x Abu Dhabi, UAEWednesday 24 January 2018

UAE Olympic team face tricky group for London 2012 qualification

Under 23 side has been placed in a tough Group B along with Australia, Iraq and Uzbekistan and have to balance World Cup qualifying games as well.

The coach Mahdi Ali fancies his chances against Australia in a tough group with Iraq and Uzbekistan as other teams.
The coach Mahdi Ali fancies his chances against Australia in a tough group with Iraq and Uzbekistan as other teams.

Mahdi Ali has acknowledged that his team will have to do things the hard way if they are to reach the 2012 London Olympics.

The UAE coach was in Malaysia yesterday as his side were drawn in a heavyweight Group B for the final round of qualifying.

With only the top team in each of the three, four-team groups guaranteed a place at the Games, the Olympic side will have to get past Australia, Iraq and Uzbekistan.

“Our group is the most difficult one,” Ali told the Asian Football Confederation’s website.

“The Olympic qualifiers are always difficult and the most prepared team will qualify. The team which wants to qualify must be ready to beat the strong teams.”

Australia were one of three top-seeded teams in the draw – along with Japan and South Korea – and some of their squad were part of the team that beat the UAE 4-2 in extra time at the Under 19 Asian Championship quarter-final in China last year.

The UAE were surprisingly seeded in the bottom pot – along Malaysia and Oman – despite the fact they reached the Asian Games final last year where they lost to Japan.

The second-place team in each group will take part into a play-off at a centralised venue from March 25-29, with the winner going on to meet an African representative for a berth at London 2012.

Rashid Al Zaabi, who travels with the Olympic team as manager, said that, while the group is possibly the toughest of the three, the UAE have done well to avoid South Korea and Japan.

“Perhaps if you look at Group C – Malaysia, Syria, Japan – then it is a different level, but Group A [South Korea’s] is also not an easy group. It’s very difficult, but some times a tougher group pushes people to reach the next level,”

“In my opinion, I prefer to face Australia. Our players have good technique, they can play against Australia, who are strong and physical.

“Japan and South Korea are very fast.”

Ali coached the UAE to the Asian title in 2008 and the vast majority of that squad make up the Olympic team, where the coach must select Under 23 players with the option of picking three over-age members.

He was given a boost on Wednesday when the Football Association revealed that the 2011/12 league season would not start until October, allowing him time to prepare his squad for their opening match in Australia on September 21.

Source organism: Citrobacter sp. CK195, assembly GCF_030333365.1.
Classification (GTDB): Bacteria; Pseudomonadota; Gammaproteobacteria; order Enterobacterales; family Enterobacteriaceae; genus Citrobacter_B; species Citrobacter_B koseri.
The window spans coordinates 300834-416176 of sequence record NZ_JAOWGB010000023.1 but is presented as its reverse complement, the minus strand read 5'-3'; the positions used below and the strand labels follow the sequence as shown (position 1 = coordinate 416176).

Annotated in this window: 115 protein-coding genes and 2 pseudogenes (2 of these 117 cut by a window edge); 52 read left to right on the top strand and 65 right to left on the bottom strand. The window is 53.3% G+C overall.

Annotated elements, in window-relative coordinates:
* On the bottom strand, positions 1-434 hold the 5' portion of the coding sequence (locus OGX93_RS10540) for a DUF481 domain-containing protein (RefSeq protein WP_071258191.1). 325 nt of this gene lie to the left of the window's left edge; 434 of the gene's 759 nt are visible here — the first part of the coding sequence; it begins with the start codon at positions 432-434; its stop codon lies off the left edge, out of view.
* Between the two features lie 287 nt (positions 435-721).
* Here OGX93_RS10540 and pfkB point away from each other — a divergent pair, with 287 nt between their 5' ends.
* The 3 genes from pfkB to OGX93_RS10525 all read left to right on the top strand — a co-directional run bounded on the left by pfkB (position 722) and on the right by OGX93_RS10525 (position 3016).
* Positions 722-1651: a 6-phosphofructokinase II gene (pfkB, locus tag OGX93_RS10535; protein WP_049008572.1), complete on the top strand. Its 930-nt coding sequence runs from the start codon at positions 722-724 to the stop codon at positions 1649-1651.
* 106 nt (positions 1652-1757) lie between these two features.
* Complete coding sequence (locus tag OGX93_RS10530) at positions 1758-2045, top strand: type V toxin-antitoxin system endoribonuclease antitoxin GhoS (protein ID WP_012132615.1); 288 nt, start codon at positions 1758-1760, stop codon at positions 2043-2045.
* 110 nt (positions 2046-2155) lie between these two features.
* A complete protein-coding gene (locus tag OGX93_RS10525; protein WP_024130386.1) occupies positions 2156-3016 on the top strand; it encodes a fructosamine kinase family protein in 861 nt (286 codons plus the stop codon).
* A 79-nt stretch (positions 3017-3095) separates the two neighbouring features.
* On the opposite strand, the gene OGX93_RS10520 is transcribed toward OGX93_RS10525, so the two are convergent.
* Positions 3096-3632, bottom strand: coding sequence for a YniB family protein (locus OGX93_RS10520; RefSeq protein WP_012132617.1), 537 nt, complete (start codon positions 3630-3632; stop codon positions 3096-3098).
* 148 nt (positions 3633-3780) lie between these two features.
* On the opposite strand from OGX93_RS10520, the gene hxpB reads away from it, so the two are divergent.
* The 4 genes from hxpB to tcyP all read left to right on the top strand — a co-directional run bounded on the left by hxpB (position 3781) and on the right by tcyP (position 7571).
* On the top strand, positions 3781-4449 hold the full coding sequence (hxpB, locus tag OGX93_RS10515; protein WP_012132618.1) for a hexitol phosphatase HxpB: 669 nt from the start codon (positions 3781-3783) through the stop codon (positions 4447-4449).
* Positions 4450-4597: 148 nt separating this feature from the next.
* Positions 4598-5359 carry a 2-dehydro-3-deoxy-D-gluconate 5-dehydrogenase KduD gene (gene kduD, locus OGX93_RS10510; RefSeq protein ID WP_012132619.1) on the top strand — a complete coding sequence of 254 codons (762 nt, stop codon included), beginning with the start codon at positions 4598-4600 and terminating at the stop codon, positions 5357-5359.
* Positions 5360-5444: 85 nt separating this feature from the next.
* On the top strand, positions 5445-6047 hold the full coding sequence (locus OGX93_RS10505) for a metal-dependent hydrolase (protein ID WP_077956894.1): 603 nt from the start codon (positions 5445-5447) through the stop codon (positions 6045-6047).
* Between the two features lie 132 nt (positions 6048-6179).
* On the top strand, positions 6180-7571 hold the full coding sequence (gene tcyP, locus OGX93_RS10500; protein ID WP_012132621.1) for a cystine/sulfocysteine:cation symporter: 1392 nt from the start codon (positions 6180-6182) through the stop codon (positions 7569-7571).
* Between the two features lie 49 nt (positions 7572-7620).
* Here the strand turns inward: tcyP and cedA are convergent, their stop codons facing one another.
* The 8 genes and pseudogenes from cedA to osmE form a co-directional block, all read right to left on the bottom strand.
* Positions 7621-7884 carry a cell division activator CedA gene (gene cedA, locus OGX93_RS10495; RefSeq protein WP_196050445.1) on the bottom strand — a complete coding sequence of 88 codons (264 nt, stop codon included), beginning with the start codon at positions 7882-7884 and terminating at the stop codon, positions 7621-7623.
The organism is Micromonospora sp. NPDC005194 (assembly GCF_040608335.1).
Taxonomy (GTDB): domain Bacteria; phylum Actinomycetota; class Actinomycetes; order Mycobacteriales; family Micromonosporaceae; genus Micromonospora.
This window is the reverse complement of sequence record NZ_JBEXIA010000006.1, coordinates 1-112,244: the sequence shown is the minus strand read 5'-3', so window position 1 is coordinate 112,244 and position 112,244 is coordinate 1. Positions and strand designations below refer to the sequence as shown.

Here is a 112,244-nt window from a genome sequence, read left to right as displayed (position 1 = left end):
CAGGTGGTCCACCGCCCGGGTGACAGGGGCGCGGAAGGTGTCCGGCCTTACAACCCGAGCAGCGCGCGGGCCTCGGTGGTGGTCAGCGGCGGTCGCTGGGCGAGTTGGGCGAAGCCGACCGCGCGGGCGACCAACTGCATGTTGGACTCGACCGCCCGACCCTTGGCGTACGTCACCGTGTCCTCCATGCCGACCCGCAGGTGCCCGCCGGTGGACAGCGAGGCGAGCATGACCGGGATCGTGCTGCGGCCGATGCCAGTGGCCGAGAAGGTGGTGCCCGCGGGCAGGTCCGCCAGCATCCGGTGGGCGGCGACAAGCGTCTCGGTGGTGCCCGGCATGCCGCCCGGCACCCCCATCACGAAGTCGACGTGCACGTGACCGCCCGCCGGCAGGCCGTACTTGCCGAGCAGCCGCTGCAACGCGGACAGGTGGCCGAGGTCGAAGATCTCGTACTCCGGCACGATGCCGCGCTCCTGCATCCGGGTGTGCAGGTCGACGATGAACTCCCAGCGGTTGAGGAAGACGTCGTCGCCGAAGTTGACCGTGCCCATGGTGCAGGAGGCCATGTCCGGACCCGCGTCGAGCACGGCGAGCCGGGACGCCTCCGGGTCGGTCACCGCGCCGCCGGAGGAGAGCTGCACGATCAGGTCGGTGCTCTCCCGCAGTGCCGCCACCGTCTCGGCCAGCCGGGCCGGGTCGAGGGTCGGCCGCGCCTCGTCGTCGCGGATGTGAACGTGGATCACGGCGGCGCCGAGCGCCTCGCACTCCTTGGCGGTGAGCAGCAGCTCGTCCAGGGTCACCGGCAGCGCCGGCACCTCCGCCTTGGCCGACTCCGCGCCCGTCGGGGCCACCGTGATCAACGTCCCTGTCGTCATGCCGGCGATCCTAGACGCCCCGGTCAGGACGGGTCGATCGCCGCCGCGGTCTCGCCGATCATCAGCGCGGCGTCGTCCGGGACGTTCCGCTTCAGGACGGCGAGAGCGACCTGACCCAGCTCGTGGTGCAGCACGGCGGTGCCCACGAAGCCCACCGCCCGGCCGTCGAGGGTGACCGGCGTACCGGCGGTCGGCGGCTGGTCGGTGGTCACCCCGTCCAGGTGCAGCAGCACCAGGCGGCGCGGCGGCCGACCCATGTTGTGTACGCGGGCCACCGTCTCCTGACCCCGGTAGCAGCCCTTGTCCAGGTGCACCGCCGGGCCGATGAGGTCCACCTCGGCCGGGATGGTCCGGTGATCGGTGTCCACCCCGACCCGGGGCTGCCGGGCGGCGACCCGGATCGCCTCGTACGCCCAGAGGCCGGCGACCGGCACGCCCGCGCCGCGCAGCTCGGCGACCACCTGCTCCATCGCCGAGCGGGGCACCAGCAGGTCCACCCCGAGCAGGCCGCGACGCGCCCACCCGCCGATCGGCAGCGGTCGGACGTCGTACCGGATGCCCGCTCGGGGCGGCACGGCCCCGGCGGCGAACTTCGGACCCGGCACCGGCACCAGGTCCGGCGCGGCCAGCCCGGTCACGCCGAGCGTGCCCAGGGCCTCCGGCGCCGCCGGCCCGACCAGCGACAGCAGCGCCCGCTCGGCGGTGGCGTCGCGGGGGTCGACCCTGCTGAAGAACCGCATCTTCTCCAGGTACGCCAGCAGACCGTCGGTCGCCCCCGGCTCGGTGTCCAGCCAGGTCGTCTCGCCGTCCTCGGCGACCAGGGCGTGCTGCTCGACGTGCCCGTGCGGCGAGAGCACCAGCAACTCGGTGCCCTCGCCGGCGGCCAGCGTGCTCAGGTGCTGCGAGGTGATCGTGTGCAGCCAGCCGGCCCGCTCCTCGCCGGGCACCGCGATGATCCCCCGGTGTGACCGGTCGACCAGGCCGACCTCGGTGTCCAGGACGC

However, he faces a different problem in the fact that a large part of his first team – such as his captain, Hamdan Al Kamali, and his star striker, Ahmed Khalil – are also part of the senior squad.

If they beat India in a two-legged qualifier for the 2014 World Cup at the end of this month, then the next stage of qualification will begin in September, around the same time as the Olympic team’s first match.

“Currently there are 11 players in the Olympic team who are with the UAE first team. That makes it more difficult for us, as the World Cup qualifiers are being played at the same time. We need to co-ordinate carefully for both,” Ali said.

“But I hope the work we did in the last four years pays off and we qualify for London.”

Al Zaabi said the two coaching set ups – the Olympic team and Srecko Katanec’s seniors – would work together to prepare the players.

While the FA have made sure Ali’s players are free from domestic duties, the UAE coach said Australia may have a problem calling up their best players, many of whom play in Europe.

The Olympic qualifiers are not Fifa sanctioned and therefore clubs are not obliged to release players.

“I feel that Japan, South Korea and Australia will struggle a bit, because they have a number of players who ply their trade in Europe,” Ali said.

Aurelio Vidmar, the Australia coach, admitted he may have to select mainly domestic players.

“Our team will be heavily weighted with Hyundai A-League players, but we will try our hardest to get overseas-based players released, too,” Vidmar said. “We will certainly do our best to get the strongest possible squad for every match.”



Match one: September 21

Match two: November 23

Match three: November 27

Match four: February 5

Match five: February 22

Match six: March 14